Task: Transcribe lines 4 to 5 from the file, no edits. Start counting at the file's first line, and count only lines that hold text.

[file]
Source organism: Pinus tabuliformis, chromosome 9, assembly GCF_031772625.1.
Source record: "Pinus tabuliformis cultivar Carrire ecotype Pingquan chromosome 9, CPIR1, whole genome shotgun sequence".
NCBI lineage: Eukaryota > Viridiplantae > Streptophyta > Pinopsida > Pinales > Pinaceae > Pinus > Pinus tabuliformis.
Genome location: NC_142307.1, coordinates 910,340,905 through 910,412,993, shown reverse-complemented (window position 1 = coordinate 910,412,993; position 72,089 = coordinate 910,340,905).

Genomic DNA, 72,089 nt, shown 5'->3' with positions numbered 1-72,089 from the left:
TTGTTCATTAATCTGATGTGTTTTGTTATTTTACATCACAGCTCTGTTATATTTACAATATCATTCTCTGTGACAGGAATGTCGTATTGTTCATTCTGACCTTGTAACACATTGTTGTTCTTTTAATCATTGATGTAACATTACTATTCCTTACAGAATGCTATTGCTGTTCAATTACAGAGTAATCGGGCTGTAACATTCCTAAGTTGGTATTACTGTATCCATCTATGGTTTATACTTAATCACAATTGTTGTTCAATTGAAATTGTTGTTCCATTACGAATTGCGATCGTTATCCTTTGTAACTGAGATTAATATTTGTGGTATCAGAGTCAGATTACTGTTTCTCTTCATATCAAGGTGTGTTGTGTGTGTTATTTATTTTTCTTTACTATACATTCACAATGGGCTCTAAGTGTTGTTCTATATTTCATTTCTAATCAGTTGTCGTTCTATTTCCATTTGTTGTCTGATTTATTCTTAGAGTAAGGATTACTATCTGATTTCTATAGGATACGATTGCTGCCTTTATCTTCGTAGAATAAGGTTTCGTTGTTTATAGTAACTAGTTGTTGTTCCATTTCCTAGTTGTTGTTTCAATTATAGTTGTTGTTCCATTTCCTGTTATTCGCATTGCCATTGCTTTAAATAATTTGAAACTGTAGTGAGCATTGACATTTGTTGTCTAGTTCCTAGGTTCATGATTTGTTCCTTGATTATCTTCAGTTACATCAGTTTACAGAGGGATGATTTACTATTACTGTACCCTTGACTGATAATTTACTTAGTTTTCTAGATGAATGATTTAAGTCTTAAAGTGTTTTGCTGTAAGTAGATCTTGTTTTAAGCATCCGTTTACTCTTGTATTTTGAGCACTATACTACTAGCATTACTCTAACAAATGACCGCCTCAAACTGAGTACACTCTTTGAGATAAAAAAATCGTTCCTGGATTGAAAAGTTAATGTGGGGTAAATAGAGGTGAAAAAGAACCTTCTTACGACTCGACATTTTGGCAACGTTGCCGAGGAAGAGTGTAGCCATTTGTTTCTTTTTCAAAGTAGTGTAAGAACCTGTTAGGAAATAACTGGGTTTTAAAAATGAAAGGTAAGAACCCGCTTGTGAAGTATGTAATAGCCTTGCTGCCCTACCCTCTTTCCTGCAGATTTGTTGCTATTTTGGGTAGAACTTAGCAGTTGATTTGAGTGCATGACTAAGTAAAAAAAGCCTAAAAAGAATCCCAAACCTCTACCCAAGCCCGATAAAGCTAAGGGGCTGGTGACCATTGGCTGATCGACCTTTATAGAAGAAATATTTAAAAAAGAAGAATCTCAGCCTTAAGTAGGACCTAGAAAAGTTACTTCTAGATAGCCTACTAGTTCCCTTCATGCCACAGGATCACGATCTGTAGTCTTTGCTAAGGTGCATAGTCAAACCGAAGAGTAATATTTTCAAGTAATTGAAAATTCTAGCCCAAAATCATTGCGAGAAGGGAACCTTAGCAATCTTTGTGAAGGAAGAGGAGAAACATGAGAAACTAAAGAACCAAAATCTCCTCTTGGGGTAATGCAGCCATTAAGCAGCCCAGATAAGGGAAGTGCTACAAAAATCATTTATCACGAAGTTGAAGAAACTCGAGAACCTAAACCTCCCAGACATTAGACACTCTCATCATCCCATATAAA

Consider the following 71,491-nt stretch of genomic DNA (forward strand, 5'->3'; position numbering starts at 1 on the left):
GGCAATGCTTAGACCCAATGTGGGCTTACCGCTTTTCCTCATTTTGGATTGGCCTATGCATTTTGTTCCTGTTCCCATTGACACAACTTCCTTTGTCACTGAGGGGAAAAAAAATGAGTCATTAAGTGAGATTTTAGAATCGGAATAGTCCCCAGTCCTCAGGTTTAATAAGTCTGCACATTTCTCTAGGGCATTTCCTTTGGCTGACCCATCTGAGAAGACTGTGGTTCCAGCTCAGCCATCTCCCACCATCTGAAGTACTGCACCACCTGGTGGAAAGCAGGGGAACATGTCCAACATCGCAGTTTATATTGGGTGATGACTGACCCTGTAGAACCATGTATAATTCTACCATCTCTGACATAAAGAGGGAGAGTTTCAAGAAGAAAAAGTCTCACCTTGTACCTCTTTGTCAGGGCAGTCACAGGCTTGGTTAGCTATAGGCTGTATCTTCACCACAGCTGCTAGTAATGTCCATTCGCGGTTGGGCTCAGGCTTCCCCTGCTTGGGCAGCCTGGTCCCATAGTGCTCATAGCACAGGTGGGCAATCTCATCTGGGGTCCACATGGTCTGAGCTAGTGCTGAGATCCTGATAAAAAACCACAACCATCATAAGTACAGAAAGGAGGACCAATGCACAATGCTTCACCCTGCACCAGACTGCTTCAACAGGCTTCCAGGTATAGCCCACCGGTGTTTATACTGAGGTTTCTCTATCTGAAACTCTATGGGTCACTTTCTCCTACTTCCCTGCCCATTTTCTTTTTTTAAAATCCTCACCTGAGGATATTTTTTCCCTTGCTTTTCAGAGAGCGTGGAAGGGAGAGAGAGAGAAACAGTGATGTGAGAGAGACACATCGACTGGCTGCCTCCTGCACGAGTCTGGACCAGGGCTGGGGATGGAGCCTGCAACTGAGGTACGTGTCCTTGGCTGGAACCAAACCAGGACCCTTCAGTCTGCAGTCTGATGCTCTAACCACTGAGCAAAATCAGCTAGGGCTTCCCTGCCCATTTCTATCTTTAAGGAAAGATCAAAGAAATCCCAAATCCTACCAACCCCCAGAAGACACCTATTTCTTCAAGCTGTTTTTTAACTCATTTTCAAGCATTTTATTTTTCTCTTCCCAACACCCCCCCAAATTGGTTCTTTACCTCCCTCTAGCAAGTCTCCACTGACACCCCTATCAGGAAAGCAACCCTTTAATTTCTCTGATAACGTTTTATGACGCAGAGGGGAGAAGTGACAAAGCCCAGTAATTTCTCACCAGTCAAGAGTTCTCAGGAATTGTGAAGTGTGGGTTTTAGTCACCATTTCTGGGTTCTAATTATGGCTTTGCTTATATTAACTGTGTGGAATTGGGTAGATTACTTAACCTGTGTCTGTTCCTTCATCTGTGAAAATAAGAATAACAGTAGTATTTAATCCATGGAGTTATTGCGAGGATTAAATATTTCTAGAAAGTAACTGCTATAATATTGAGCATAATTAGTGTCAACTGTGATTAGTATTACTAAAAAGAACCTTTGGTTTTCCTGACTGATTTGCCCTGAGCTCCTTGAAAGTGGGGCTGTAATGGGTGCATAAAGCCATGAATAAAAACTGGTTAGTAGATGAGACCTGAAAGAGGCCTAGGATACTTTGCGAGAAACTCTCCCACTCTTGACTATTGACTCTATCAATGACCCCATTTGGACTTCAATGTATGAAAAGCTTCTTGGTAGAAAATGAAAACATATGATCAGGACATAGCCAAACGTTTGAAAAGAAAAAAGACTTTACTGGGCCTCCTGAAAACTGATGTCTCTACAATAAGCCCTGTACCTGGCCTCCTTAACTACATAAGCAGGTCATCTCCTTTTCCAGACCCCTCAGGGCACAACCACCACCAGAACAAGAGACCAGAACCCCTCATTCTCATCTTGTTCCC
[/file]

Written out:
Genome location: NC_142307.1, coordinates 910,340,905 through 910,412,993, shown reverse-complemented (window position 1 = coordinate 910,412,993; position 72,089 = coordinate 910,340,905).

Genomic DNA, 72,089 nt, shown 5'->3' with positions numbered 1-72,089 from the left: